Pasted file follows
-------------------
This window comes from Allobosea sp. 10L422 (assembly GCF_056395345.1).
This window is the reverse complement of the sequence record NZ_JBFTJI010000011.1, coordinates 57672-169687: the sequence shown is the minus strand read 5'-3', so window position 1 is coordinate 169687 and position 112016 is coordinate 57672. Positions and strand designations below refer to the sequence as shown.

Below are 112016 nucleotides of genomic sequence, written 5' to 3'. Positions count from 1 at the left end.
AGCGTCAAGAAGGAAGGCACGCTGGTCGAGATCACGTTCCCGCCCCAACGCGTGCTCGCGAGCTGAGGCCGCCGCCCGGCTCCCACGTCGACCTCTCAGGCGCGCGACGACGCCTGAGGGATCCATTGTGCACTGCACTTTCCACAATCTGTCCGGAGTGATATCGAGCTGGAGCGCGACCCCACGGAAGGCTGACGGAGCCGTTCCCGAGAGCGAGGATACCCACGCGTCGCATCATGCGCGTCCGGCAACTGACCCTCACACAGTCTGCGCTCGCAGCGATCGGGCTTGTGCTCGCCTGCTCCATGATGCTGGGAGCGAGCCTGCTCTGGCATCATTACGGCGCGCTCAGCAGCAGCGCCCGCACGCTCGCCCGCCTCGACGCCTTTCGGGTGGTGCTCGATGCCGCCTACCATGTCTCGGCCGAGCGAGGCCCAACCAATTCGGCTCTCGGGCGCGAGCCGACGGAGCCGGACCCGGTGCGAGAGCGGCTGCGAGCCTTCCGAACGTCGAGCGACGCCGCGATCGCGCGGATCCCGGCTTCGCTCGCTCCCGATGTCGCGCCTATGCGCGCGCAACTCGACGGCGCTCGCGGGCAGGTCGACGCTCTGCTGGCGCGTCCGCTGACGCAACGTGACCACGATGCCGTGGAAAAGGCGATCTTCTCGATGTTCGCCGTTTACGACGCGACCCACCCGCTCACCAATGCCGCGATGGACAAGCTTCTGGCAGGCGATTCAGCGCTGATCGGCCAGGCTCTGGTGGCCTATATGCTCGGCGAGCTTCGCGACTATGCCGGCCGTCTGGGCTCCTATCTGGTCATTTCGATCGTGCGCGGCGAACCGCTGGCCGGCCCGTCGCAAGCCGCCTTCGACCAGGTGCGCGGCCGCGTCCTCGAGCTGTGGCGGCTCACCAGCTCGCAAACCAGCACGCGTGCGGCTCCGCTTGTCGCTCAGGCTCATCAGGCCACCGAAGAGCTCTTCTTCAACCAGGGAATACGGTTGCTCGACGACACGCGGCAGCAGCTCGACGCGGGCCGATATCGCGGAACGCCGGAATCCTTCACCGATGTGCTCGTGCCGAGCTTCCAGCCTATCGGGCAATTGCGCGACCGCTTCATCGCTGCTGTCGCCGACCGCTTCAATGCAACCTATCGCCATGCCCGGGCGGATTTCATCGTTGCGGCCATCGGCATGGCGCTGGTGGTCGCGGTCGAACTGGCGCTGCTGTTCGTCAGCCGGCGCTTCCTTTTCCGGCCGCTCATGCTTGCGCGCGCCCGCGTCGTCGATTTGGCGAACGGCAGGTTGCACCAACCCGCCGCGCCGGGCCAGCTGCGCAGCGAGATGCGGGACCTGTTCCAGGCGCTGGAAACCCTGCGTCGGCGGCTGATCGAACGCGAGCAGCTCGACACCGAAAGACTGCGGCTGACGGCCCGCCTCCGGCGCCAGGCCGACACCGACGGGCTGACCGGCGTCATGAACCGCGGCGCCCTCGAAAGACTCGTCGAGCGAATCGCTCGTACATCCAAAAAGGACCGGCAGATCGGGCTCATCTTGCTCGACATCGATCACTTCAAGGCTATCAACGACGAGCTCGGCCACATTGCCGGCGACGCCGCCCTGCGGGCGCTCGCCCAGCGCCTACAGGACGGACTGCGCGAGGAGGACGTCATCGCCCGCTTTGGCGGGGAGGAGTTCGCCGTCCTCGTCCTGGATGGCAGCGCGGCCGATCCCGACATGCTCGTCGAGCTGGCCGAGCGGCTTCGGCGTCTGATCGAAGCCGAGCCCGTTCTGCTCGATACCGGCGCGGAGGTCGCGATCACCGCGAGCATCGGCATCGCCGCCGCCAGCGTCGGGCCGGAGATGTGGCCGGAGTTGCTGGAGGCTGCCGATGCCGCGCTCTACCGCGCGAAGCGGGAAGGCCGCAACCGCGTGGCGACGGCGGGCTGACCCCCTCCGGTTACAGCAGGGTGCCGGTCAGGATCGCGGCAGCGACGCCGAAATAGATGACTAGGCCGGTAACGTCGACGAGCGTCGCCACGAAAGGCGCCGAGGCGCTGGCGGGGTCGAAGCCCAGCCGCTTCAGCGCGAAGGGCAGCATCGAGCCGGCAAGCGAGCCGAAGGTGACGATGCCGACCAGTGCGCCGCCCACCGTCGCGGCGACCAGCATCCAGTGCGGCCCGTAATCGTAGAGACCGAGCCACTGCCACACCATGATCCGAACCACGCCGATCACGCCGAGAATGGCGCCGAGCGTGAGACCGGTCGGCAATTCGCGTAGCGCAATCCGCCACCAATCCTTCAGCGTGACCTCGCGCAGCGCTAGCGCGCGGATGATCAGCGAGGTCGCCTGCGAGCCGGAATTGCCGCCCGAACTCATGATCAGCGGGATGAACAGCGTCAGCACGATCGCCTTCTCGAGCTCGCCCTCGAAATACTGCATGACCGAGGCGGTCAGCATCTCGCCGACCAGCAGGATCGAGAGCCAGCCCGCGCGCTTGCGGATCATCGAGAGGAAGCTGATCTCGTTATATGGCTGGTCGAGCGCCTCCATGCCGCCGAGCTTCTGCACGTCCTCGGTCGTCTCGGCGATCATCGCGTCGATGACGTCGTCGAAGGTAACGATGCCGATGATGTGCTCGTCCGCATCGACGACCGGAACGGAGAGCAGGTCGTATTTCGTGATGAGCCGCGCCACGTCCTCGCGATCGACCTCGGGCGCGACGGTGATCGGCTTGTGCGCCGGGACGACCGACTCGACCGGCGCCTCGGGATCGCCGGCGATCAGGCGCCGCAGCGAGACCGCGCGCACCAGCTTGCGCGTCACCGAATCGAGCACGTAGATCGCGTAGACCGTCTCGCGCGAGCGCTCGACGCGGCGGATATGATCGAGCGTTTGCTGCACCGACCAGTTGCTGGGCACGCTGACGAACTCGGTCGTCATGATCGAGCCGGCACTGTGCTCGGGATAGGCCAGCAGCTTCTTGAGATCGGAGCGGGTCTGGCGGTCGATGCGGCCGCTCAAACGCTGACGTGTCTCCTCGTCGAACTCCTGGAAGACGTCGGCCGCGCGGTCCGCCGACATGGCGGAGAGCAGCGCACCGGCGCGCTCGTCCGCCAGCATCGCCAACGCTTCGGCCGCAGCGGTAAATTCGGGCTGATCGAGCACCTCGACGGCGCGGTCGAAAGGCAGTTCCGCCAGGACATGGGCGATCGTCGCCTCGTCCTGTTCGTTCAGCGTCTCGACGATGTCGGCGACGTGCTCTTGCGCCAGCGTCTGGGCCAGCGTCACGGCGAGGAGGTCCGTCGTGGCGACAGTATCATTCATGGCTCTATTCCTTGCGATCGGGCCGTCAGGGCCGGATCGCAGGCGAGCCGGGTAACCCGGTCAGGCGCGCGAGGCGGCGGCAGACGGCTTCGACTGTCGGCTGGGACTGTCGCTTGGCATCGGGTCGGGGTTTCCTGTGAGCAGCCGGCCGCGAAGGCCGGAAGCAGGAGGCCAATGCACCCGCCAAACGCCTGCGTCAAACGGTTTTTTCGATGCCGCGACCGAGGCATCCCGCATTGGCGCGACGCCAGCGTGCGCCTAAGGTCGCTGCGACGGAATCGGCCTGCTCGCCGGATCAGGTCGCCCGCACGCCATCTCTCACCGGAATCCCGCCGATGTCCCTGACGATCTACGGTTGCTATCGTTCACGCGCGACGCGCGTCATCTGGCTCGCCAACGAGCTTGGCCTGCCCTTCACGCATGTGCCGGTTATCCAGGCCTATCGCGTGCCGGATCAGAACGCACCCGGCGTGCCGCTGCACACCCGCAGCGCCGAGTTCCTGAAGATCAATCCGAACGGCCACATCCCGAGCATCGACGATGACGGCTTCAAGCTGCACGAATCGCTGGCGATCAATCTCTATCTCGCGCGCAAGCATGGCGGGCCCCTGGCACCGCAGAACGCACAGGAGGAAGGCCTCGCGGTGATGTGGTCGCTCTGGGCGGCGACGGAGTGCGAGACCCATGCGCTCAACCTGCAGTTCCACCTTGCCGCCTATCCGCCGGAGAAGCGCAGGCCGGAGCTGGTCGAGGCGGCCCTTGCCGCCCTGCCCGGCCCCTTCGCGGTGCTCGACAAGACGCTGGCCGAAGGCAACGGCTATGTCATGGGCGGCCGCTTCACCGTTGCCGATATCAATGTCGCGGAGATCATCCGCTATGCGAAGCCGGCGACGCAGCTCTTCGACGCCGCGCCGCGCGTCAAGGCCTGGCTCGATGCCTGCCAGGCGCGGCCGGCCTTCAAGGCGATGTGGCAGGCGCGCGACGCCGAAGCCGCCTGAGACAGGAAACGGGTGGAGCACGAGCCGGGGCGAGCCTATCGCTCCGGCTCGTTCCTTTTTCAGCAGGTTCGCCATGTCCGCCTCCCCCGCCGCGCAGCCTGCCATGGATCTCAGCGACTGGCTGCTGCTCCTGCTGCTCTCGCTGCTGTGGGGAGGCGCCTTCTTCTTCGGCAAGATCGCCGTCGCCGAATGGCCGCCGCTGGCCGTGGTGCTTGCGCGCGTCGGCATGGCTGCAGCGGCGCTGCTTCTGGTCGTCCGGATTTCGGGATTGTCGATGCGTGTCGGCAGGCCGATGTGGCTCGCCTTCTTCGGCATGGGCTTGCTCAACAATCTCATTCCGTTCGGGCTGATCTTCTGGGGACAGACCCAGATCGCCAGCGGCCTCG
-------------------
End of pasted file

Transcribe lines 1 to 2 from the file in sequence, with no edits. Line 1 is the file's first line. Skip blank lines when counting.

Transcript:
This window comes from Allobosea sp. 10L422 (assembly GCF_056395345.1).
This window is the reverse complement of the sequence record NZ_JBFTJI010000011.1, coordinates 57672-169687: the sequence shown is the minus strand read 5'-3', so window position 1 is coordinate 169687 and position 112016 is coordinate 57672. Positions and strand designations below refer to the sequence as shown.